Connections made through Broadway P-16 helped Carlotta Jackson pay back rent and stay in her Slavic Village apartment.
In Broadway-Slavic Village, supporting students means supporting their families
by Justin Glanville Photos by Julia Van Wagenen
A few months ago, we visited Fullerton School of Academics, a K-8 school in the Broadway-Slavic Village neighborhood. Fullerton is an investment school, meaning it receives special resources to provide in-school social services with the goal of improving academic outcomes for students. This month, we revisit the school to learn about the Broadway P-16 Program, a collaborative effort to boost the success of students in the Broadway-Slavic Village neighborhood.
Last November, with the holidays on the way and two kids in school, Carlotta Jackson was on the verge of eviction.
She was only a month behind on her rent, and had just started a new job. But her landlord had a strict policy of starting eviction proceedings for all tenants more than 30 days late on their rent.
“I was stressing,” Jackson says. “I had all these bills, I was working all these hours. If I had to move, I didn’t know what I was going to do.”
She’d relocated to Cleveland in 2014, so she didn’t yet have a strong local network of family and friends.
“But the main thing,” she says, “was I wanted my kids to be able to stay where they were comfortable.”
That meant not only keeping them in their current home but in their current school, Albert Bushnell Hart. Her 14-year-old daughter and 9-year-old son had both been thriving there, and she didn’t want to uproot them.
A network of support
Help ended up coming from the five-year-old Broadway P-16 Program.
P-16 is not an organization, but convenes and supports existing organizations throughout Broadway-Slavic Village and beyond. Supported entities include the Cleveland Metropolitan School District, the Literacy Cooperative, Slavic Village Development Corp., the Boys & Girls Club and the Cleveland Housing Network.
The idea is to bring together resources to make sure kids the neighborhood receive a quality education — from preschool through college. That often means helping not just students, but their families too.
Wraparound support is a key component of Cleveland’s Plan for Transforming Schools, the guiding document of the Cleveland Transformation Alliance.
“A lot of families in the neighborhood feel isolated,” says Kurt Karakul, president of the Third Federal Foundation, which co-created, oversees and helps fund P-16 programs. (The Foundation is an arm of Third Federal Savings & Loan, which has been based in Broadway-Slavic Village since 1938.)
Families may not have reliable transportation to get their kids to school, Karakul says, or may feel their kids are unsafe walking to school. Many don’t have steady incomes.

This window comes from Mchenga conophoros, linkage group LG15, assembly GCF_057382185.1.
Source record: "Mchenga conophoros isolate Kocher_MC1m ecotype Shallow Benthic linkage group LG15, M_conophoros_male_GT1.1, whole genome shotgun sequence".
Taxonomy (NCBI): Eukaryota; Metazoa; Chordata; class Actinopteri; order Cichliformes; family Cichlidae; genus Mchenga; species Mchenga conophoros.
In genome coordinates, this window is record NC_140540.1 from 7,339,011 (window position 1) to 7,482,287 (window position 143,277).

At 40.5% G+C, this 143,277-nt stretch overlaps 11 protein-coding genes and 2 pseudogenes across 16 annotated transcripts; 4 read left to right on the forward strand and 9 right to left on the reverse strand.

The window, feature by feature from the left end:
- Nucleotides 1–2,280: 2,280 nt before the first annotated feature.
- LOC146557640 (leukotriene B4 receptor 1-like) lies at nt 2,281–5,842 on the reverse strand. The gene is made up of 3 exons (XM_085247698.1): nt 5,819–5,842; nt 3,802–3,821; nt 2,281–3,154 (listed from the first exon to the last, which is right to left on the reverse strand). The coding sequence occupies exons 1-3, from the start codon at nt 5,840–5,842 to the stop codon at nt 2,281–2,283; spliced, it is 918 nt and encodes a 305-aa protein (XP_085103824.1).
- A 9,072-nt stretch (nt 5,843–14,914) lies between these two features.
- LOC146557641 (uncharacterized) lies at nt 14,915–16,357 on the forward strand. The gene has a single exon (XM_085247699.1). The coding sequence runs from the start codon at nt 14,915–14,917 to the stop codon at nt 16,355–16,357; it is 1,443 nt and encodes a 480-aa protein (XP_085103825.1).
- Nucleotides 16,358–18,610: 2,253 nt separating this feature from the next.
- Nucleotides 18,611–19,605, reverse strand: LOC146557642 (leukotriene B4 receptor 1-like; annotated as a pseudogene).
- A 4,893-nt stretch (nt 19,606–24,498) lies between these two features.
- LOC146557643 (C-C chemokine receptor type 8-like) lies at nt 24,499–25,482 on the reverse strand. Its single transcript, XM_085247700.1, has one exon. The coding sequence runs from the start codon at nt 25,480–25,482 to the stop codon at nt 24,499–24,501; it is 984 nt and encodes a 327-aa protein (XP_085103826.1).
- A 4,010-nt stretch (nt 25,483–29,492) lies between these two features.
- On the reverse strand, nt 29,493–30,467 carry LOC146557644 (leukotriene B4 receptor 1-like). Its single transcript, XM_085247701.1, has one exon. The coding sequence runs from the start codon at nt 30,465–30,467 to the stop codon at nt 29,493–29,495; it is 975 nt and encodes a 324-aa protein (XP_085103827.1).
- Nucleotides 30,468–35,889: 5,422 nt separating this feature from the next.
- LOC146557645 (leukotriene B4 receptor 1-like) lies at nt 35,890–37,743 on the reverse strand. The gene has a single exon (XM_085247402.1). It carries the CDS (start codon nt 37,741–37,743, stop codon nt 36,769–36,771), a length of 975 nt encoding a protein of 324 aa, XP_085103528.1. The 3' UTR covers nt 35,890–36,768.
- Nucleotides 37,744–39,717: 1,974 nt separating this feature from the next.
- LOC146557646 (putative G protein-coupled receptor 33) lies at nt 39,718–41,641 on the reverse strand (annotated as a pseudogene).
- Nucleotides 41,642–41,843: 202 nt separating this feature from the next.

“So we’re asking, how can schools be a source of support for entire families,” he says. “Because that’s how kids are going to have the best chance of success.”
Many Cleveland parents end up in a predicament similar to Carlotta Jackson’s. During the 2014-15 school year, more than half (55 percent) of all students in Broadway’s four K-8 schools moved at least once, often because their families could no longer afford rent or mortgage payments. Frequent moves cause stress for kids that can lead to academic setbacks and sometimes dropouts.
That’s why the Cleveland Housing Network (CHN) is a key P-16 partner. The agency offers a variety of programs that provide affordable housing for the city’s families.
Through P-16, CHN offers targeted assistance to families of school-aged children in Broadway-Slavic Village. That includes short-term help with mortgage payments, rental assistance — and connections to a wider network of support.
“Usually when a family is facing a housing crisis, it’s a symptom of something bigger,” says Kate Carden, CHN’s assistant director of community training. “So for example, we’ll make a lot of referrals to workforce development agencies.”
Carlotta Jackson — in the midst of her eviction scare — heard about CHN’s P-16 program from Sharra Wimberly, Fullerton School’s wraparound site coordinator. Wimberly’s job is to connect families to outside support.
Days later, staff at CHN had checked Jackson’s income and employment status and called her landlord for a reference. The agency paid off her $500 back rent, and staff now calls her every month to make sure she’s staying above water.
So far, she is. She has a steady part-time job as a cashier at a drug store, she’s caught up on her rent and bills, and she’s engaged to be married. She hasn’t needed direct help since that single rent payment.
“Don’t get me wrong — I don’t have everything I want and I’m not rich,” she says. “But I’m taking care of my kids, and that’s the most important thing to me.”
Her son recently made honor roll for the first time, and her daughter is about to graduate from 8th grade. She says those things may not have happened if the kids had needed to change schools.
That’s exactly the idea of the Broadway P-16, according to Karakul.
“We need to support kids all the way through school so they’re prepared for college and then a good career,” he says. “If we’re going to turn Cleveland around, it’s got to be through the schools.”